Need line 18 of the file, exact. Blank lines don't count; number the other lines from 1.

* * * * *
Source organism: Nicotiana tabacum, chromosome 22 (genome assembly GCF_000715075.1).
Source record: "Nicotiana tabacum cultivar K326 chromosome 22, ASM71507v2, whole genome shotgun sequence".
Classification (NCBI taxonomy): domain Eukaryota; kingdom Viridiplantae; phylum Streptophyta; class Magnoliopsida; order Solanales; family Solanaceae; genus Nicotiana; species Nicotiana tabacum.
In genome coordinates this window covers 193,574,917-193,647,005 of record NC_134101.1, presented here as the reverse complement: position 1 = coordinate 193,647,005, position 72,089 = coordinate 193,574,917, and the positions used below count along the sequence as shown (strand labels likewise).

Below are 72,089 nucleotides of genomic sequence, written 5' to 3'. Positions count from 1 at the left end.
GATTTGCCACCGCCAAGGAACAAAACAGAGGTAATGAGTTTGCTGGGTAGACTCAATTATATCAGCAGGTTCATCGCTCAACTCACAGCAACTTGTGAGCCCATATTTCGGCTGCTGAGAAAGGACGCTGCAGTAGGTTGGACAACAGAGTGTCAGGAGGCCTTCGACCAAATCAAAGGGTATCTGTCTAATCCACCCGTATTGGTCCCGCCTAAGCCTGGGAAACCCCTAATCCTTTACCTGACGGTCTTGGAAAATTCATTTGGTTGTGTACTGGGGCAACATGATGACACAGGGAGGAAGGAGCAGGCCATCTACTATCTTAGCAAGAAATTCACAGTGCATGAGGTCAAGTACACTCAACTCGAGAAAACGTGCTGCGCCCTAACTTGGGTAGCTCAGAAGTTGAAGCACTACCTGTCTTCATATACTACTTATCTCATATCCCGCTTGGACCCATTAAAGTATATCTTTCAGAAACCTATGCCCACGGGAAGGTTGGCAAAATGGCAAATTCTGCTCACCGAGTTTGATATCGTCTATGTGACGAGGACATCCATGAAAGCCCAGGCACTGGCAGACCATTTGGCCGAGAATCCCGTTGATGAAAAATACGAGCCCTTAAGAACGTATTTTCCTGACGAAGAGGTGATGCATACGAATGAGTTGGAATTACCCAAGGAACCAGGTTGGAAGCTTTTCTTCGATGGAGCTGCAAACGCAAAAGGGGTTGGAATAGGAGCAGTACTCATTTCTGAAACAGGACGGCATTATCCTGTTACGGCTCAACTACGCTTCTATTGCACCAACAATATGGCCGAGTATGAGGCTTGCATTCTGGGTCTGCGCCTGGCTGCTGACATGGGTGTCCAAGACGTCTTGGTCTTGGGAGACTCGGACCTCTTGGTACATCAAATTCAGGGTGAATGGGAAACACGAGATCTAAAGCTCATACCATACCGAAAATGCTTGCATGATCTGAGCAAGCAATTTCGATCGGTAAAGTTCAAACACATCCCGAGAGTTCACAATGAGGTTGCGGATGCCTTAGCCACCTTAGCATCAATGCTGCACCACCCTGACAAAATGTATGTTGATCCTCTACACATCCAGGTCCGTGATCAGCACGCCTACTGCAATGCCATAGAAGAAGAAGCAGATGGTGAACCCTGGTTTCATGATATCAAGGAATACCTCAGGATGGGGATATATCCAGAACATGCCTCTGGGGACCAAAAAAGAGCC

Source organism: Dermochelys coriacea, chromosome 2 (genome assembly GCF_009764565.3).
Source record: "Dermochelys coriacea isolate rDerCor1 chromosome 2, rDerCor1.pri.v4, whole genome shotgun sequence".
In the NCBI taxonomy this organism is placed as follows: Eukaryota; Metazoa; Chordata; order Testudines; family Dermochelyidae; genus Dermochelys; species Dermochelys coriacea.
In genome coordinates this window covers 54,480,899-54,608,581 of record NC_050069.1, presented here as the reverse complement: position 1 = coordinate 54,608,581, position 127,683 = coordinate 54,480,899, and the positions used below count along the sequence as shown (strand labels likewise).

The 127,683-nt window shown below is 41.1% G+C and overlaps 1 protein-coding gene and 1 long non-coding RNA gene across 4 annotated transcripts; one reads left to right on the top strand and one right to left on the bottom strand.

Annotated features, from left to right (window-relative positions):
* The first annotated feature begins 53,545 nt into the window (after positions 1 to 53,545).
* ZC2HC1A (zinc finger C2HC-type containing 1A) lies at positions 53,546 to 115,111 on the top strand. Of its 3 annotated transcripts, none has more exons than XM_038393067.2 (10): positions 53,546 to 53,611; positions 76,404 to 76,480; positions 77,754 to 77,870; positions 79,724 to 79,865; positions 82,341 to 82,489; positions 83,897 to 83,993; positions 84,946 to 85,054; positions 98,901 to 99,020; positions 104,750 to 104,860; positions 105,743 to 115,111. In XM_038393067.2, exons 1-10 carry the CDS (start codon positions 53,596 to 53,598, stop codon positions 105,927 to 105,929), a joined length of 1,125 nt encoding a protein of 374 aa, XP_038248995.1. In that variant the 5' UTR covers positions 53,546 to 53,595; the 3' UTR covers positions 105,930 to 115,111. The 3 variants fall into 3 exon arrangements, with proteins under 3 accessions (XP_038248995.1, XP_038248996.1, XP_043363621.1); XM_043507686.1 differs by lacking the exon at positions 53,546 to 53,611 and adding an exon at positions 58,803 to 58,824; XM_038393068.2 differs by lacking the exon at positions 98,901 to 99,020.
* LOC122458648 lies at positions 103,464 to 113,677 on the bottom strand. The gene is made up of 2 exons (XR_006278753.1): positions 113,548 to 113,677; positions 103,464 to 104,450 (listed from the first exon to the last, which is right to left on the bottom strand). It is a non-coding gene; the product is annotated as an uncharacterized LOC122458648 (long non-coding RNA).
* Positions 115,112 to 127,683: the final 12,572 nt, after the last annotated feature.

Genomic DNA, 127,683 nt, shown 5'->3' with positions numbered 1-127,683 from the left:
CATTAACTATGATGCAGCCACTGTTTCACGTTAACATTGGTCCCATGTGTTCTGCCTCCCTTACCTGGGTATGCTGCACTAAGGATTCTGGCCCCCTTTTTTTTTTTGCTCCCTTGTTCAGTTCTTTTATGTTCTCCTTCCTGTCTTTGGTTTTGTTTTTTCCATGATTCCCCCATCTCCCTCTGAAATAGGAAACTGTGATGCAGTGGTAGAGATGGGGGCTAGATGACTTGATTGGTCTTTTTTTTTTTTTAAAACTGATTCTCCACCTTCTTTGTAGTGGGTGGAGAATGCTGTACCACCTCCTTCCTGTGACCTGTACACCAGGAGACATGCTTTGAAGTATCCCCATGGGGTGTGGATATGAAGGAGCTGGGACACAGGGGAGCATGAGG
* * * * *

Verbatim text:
CATTAACTATGATGCAGCCACTGTTTCACGTTAACATTGGTCCCATGTGTTCTGCCTCCCTTACCTGGGTATGCTGCACTAAGGATTCTGGCCCCCTTTTTTTTTTTGCTCCCTTGTTCAGTTCTTTTATGTTCTCCTTCCTGTCTTTGGTTTTGTTTTTTCCATGATTCCCCCATCTCCCTCTGAAATAGGAAACTGTGATGCAGTGGTAGAGATGGGGGCTAGATGACTTGATTGGTCTTTTTTTTTTTTTAAAACTGATTCTCCACCTTCTTTGTAGTGGGTGGAGAATGCTGTACCACCTCCTTCCTGTGACCTGTACACCAGGAGACATGCTTTGAAGTATCCCCATGGGGTGTGGATATGAAGGAGCTGGGACACAGGGGAGCATGAGG